In my capacity as a Western Slope real estate information-gatherer, I really couldn’t pass up a recent ad I saw: “How to Sell Your House for More than It’s Worth.”
I know, I know: that’s the kind of web clickbait we’ve all learned to avoid—like popups announcing “New Law Cuts Grand Junction Residents’ Tax Bill in Half!” or “Secret Diet Miracle Food Celebrities Won’t Tell You About.” By now, we’ve learned that the “new law” will turn out to be an obscure exception that applies only to some very small group and the “secret miracle diet food” is water. But despite all that, the “Sell Your House” essay turned out to be thought-provoking—although not in the way the authors probably intended.
First, about the article itself: its how-to guidance was organized into subtitles like “Quick Fix” and “Face Lift.” The “sell your house for more than its worth” premise hinged on surface maintenance coverups. A final “Important Tip” turned out to be a whole bundle of tips—all of which boiled down to the caution, “selling a house is not easy.” I would add, especially if you ask for more than your house is worth.
But the authors were onto something—which is why their title works to attract readers. It is a fact that most otherwise sensible homeowners would be all ears if only it was possible to sell their house for more than it’s worth. Why not? And on first blush, it might actually seem possible—probably because of the free-floating nature of residential real estate price-setting. But there are two ironclad reasons why that’s an illusion.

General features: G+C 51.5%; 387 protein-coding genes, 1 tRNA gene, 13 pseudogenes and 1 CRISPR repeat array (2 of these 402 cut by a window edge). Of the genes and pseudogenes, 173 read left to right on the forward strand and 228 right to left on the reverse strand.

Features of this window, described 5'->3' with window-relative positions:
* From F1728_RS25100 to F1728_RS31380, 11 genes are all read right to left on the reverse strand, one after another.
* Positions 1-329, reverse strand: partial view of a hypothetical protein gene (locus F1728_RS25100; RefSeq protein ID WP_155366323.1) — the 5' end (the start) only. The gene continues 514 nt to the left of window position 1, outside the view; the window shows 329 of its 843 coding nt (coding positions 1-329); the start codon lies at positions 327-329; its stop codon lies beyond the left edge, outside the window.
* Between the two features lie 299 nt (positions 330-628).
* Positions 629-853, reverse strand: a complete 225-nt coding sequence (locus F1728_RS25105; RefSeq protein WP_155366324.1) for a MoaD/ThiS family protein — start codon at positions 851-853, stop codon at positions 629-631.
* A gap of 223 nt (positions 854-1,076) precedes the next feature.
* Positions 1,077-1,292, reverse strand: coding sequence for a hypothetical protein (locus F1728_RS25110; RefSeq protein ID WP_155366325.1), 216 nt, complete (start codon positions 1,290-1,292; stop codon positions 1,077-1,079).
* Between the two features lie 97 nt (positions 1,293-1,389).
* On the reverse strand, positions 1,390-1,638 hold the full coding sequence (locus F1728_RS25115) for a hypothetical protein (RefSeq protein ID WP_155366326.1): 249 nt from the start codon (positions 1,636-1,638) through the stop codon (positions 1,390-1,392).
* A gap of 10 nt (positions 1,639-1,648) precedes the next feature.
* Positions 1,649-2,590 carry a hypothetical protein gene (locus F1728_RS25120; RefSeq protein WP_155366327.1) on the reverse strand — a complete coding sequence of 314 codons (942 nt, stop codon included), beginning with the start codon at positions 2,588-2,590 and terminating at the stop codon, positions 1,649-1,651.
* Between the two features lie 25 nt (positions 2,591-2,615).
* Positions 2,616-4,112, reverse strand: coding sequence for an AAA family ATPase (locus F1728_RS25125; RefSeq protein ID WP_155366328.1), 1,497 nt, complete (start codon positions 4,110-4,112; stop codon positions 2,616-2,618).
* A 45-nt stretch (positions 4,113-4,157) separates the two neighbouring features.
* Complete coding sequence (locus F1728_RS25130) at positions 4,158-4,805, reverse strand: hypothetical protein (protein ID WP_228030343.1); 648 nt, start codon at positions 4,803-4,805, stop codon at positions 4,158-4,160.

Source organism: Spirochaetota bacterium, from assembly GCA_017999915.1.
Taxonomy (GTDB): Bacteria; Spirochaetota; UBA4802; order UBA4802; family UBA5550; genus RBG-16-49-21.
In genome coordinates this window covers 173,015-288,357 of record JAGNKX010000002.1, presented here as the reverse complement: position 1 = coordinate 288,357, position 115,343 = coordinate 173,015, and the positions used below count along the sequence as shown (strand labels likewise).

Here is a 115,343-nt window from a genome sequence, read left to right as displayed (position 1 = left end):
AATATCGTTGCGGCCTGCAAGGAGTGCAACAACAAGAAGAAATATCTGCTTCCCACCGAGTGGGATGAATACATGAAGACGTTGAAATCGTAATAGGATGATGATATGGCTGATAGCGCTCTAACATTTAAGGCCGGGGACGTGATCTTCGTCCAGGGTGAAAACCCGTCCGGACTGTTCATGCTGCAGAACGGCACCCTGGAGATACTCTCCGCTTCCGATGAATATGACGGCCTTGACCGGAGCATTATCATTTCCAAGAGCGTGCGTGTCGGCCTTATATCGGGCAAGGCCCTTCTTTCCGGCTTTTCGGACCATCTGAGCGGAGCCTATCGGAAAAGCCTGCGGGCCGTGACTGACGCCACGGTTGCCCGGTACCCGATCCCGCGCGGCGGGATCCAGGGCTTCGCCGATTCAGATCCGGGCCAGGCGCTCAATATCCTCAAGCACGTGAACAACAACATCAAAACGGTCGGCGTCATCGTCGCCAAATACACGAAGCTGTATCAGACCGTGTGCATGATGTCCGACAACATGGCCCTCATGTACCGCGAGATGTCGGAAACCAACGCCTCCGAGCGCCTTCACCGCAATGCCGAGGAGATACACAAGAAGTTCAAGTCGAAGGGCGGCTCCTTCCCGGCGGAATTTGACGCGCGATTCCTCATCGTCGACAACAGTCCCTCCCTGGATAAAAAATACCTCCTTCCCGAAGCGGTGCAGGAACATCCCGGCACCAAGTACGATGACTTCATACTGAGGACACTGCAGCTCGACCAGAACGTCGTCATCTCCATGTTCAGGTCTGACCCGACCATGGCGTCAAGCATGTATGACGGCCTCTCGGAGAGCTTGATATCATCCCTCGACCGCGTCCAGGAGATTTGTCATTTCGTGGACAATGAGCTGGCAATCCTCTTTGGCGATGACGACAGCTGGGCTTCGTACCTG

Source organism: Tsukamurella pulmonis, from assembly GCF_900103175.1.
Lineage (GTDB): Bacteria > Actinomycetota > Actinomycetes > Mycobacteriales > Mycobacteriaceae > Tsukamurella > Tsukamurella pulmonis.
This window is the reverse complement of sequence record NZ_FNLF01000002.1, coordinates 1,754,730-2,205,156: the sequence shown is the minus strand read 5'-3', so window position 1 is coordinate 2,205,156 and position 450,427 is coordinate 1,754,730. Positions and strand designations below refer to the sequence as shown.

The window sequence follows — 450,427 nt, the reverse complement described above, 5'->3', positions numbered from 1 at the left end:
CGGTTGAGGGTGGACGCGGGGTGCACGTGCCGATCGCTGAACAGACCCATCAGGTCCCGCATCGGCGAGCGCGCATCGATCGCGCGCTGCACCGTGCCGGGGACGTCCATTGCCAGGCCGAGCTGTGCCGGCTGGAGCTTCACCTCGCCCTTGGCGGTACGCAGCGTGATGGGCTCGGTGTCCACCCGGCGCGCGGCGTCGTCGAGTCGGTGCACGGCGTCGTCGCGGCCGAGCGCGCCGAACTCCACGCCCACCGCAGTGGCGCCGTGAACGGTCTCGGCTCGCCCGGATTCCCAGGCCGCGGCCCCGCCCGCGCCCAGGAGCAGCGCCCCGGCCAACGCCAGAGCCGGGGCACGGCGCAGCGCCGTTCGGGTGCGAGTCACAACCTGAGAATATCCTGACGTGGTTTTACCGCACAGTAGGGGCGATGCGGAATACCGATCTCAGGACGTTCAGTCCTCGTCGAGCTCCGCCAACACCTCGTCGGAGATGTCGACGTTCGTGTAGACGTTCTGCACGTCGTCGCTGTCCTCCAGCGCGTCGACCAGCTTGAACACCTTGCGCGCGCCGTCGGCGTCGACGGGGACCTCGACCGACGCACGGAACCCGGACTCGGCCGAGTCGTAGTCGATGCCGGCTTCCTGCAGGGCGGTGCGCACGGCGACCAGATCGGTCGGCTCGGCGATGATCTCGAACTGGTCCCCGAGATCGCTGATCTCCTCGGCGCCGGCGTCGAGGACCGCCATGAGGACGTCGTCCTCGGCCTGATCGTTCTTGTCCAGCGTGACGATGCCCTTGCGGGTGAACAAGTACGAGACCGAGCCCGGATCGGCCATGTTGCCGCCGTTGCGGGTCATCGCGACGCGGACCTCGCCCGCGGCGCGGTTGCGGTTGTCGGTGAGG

First, in a free market like ours, a house is worth what it sells for. When someone actually pays X dollars, the house is worth X dollars. That may seem like a word game —but it is in fact definitory.
More importantly, just about every one of today’s home buyers will make their offer contingent on an inspection—and our local home inspectors are extremely talented when it comes to uncovering any of the article’s “quick fixes” and “facelifts,” which were at the core of the “more than its worth” come-on.
Long story short: it’s more astute to plan on selling your house for what it’s worth. Those who try to sell for more than that will probably find themselves drumming their fingers, waiting for a buyer who agrees.
Right-pricing means getting an analysis of the latest Western Slope market returns for homes similar to yours. Give us a call for an up-to-the-moment property analysis!